Ultimately it depends upon the findings from your own fire risk assessment, so that’s you starting point. If you haven’t got a fire risk assessment in place yet, you urgently need to get one drafted as they are a legal requirement for all businesses (Regulatory Reform (Fire Safety) Order 2005) and not having one will almost certainly invalidate your insurance as well as leaving you open to prosecution by the relevant authorities.


Read all about Fire Safety Risk Assessments in another of our Fire Safety Blog Series here.


In fulfilling the main duty of the Fire Marshal, he or she will need to safely assist Relevant Persons during an evacuation. Fire Marshals should be “resident” in the area under their control & should not put themselves at extra risk during the evacuation.

The basic rules.

The general rules in deciding on numbers are;

  • The Fire Marshal must be able to perform their duties (i.e. search their area) & reach a place of safety within 2 ½ minutes of hearing an alarm / discovering a fire. A “place of safety” is typically the muster point outside, but may also include a “refuge area” within the building.
  • You need a minimum of one (ideally two) per floor or department. If the floor in question is large or complex then the responsibility should be split between additional Fire Marshals. For example, I used to work in an old building that was listed and had been converted into office space for one company. It would be fair to describe it as a bit of a “rabbit warren”. As such we had eight office based members of staff who were fire wardens. When one was on leave, the others had to move desks to ensure that there were sufficient marshals on site. This also went as far as restricting when staff could go for lunch breaks. If the marshal isn’t there, you don’t have a fire marshal. Simple.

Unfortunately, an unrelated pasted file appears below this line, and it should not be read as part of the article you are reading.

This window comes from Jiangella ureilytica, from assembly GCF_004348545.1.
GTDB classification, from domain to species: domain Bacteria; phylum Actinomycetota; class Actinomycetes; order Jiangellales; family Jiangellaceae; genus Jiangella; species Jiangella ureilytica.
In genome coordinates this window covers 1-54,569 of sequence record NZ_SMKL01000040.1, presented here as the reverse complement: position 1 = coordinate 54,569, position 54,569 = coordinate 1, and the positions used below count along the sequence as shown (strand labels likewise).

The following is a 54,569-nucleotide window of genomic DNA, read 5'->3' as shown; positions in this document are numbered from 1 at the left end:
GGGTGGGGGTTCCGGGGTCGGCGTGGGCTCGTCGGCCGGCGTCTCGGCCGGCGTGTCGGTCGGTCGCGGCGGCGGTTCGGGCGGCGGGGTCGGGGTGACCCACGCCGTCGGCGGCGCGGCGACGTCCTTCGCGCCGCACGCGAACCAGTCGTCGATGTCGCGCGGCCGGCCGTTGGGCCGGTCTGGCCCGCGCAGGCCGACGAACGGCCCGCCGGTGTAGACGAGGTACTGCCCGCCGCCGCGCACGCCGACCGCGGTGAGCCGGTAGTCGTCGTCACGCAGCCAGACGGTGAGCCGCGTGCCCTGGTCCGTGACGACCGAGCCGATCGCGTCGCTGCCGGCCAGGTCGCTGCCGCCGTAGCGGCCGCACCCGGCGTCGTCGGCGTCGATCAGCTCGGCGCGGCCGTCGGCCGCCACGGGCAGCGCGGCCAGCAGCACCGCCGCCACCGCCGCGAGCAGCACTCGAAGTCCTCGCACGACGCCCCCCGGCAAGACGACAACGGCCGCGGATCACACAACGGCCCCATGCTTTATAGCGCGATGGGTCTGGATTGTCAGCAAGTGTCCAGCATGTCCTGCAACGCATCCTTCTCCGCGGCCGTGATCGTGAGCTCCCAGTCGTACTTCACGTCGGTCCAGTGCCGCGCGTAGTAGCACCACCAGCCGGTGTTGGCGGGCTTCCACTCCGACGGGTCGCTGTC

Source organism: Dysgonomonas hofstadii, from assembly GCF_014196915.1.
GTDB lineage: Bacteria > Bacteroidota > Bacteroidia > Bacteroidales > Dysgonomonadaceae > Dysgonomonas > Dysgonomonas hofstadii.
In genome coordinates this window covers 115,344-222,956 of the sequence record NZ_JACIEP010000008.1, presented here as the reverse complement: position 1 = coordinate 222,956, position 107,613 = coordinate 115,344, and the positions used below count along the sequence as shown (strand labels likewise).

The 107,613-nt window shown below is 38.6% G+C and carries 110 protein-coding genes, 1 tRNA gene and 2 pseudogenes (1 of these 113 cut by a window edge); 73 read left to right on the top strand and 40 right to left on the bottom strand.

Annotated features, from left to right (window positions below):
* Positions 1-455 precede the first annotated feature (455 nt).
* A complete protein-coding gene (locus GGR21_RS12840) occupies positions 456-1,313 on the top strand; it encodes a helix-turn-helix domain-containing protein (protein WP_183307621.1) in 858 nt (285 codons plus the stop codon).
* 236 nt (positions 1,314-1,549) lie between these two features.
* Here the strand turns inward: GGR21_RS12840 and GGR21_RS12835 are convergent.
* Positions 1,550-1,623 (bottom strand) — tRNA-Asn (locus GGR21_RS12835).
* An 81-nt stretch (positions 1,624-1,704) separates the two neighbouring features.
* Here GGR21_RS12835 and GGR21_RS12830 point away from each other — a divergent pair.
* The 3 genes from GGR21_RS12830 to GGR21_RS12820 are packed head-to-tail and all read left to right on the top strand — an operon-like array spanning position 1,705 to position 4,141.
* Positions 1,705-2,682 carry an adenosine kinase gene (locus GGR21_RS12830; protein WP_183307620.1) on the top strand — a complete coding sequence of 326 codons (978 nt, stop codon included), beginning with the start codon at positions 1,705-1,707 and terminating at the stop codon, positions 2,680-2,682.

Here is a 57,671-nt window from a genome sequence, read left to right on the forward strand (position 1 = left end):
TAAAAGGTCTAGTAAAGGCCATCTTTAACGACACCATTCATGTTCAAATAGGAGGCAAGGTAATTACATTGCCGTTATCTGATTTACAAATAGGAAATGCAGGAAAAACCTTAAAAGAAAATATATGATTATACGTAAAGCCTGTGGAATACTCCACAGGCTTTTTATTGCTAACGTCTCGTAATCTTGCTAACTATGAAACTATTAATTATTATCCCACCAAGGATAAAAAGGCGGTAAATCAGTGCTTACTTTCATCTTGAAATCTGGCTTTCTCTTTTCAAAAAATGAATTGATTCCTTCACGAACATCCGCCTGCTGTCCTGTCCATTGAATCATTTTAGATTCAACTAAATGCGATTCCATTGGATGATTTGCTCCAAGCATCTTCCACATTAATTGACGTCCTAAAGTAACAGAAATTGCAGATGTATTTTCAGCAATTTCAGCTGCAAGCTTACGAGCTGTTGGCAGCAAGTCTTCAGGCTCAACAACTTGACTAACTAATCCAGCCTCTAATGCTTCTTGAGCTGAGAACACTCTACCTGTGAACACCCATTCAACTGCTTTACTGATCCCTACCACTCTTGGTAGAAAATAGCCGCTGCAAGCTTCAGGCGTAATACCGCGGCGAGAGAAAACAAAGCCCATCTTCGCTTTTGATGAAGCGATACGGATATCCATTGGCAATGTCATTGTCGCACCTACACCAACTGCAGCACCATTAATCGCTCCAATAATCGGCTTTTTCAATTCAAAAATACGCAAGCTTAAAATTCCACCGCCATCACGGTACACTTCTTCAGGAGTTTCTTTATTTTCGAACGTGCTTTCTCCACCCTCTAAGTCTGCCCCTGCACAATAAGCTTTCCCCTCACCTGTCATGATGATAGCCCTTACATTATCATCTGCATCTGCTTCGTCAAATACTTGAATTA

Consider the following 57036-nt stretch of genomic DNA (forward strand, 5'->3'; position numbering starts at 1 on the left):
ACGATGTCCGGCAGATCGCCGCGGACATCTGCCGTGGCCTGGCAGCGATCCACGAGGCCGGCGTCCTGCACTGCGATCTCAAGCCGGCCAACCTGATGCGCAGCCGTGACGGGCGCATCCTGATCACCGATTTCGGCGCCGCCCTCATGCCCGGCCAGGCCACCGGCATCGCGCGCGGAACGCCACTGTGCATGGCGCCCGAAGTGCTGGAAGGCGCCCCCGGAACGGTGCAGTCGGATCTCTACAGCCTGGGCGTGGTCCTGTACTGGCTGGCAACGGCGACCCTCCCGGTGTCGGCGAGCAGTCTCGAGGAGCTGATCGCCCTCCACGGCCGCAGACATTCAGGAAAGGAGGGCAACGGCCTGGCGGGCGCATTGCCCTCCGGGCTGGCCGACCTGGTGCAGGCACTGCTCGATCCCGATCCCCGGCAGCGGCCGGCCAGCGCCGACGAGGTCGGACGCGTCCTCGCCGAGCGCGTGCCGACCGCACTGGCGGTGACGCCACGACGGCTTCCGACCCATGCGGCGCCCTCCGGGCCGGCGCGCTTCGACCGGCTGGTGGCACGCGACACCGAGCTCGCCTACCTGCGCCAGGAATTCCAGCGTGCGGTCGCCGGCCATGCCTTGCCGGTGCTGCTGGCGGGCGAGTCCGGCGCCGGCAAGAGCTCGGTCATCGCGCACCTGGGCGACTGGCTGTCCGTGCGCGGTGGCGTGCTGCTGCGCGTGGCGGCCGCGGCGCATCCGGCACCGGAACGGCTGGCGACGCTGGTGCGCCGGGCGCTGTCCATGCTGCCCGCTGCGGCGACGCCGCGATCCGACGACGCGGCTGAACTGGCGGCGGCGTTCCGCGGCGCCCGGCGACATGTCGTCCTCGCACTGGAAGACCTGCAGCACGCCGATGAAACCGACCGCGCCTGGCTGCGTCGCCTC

• Extra marshals for extra buildings. If your site has several buildings or has areas of external occupancy separate to the main unit, then extra Fire Marshals will be required.
  • Consider the number of occupants. If the Fire Marshal is responsible for a densely occupied area then extra Fire Marshals will be required.
  • Consider the type of occupants. If the building has the following categories of occupants, this should be borne in mind in deciding on the number of Fire Marshals;
    • Members of the public
    • The elderly
    • Disabled people
    • Sleeping occupants
  • Consider the fire risk. A building with high fire risks and/or poor fire precautions will need a proportionately higher number of Fire Marshals. Good fire risk management is required in these cases.
  • Assembly points need to be manned. A Fire Marshal should be at the fire Assembly Points and if you have multiple Assembly Points, then you’ll also need extra fire Marshals.
  • High number of members of the public? This can include places of worship, sports venues and transport hubs. In these cases, extra fire marshals will be needed.